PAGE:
Wine, women and today's outdated etiquette

A lingering bias often favors males

January 07, 2004|By Andrea Coombes | Andrea Coombes,KNIGHT RIDDER/TRIBUNE

If you were a waiter serving a couple at an upscale restaurant, to whom would you hand the wine list?

Most times, the answer is the man. Even when a woman requests the wine list and orders the bottle, a male sitting at the same table will be offered the first taste, according to wine-industry experts.

"Women are not getting the menus. They're ordering the wine and then the taste comes back to the fella," said Cecile Giannangeli, president of online wine source FineWine.com and owner of two wine stores in the Washington, D.C., area.

"It's simply an outdated etiquette," said Leslie Sbrocco, author of the recently released book Wine for Women: A Guide to Buying, Pairing and Sharing Wines.

Some restaurants in urban areas are making changes. "Lists are put in the middle of the table, or tastes are poured for both sexes," Sbrocco said. But the bias continues, including at specialty-wine stores, where store clerks often assume women know little and care less about fine wine.

In fact, women make up the majority of U.S. wine drinkers. Sixty percent of the 25 million Americans who drink wine weekly or more often are women. And women represent 59 percent of the 28 million marginal wine drinkers who consume wine less often than weekly, according to the Wine Market Council.

And women are a majority of buyers in the fine-wine market as well, Sbrocco said. "Women comprise 60 percent of high-end wine buyers, as defined as those who spend more than $15 [per bottle] and have 12 or more bottles on hand," she said, citing industry research. Still, men are usually the collectors, more inclined to put together a cellar and concentrate on wines that earn 100-point scores from wine judges.

"It's an area that women have typically stayed out of in part because of financial restraints, but more importantly because of their lack of confidence and knowledge," Giannangeli said.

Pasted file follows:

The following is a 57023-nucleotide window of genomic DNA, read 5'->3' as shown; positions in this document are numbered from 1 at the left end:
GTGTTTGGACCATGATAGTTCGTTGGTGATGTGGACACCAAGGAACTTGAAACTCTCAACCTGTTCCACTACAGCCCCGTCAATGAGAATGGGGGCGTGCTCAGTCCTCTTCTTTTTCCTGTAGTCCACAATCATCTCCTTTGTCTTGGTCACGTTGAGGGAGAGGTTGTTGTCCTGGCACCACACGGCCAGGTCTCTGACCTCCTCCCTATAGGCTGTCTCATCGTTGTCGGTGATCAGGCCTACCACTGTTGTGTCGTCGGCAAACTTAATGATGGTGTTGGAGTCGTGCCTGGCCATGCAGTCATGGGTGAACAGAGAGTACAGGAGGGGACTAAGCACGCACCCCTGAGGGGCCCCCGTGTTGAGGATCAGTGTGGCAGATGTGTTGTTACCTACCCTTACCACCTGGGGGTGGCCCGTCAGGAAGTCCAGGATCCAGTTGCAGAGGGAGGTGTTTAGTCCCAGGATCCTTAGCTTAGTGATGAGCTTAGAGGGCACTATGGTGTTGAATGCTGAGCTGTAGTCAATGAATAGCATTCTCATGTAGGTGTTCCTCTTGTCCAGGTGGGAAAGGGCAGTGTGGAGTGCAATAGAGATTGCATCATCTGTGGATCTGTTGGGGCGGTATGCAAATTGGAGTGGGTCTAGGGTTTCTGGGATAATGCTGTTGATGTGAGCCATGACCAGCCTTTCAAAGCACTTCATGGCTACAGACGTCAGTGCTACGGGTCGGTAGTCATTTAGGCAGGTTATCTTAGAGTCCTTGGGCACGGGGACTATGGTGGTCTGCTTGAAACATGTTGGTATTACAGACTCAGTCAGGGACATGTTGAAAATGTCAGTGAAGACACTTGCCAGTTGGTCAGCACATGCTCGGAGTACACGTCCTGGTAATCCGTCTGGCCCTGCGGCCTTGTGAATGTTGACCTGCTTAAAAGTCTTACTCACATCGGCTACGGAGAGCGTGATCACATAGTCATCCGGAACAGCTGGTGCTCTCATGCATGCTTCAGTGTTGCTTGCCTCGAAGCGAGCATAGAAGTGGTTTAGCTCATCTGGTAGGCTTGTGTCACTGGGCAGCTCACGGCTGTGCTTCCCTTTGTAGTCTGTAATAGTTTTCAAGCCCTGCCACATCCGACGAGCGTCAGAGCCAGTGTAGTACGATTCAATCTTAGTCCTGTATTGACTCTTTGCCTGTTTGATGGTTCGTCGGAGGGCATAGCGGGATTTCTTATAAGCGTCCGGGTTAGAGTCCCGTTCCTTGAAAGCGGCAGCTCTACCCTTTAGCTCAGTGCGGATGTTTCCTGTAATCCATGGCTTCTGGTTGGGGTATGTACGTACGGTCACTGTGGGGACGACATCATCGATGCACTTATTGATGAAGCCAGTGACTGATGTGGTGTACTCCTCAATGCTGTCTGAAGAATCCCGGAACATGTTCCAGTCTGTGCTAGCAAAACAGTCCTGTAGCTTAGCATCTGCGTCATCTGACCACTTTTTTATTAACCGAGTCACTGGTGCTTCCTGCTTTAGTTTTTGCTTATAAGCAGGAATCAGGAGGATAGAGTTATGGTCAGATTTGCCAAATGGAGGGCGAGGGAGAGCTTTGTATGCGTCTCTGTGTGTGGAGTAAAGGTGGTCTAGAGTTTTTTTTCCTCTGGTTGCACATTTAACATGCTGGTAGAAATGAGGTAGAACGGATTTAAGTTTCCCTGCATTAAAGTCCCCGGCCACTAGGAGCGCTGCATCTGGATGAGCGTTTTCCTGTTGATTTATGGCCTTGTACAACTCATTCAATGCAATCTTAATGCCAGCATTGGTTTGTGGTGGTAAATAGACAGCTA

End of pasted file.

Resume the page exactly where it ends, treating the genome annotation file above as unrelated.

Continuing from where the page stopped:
That may be changing. Women are joining Giannangeli's monthly Women's Wine Tasting Club events, eager to upgrade their skills. "It's fascinating. They have a lot of pent-up anger about being underserved. They want to know and learn and try new things," she said.

Other signs also point to women's increasing interest in fine wine. "More women are taking our master of wine courses," said Angel Nardone, executive director of the American Wine Society, a nonprofit educational organization. "They use it as a credential when they want to lecture or when they are judges."

And more women are enrolling in the AWS' wine-judge certification course, she said. "They want to be able to certify as a wine judge so they can participate in competitions." Women's presence in AWS classes has jumped to about one-third or one-half of all enrollees, Nardone said, up from about one-fifth a decade ago.

Women who enter the world of fine wine tend to approach the idea differently from men. "Men are much more concerned about points. Women want to know what it tastes like. Points are an added bonus, not a prerequisite," Giannangeli said.

Sbrocco agreed. After nearly a decade of writing and lecturing about wine, she decided to write a book aimed at women's particular relationship to wine.

"It's not that I recommend different wines for men or women," Sbrocco said. "It's that I really took into account the approach that women have. It's a very lifestyle approach. It's less, `What did that rate, what did it score, how big is my cellar, who won the game' and more of a `Tell me what it tastes like, what food does it go with.' "

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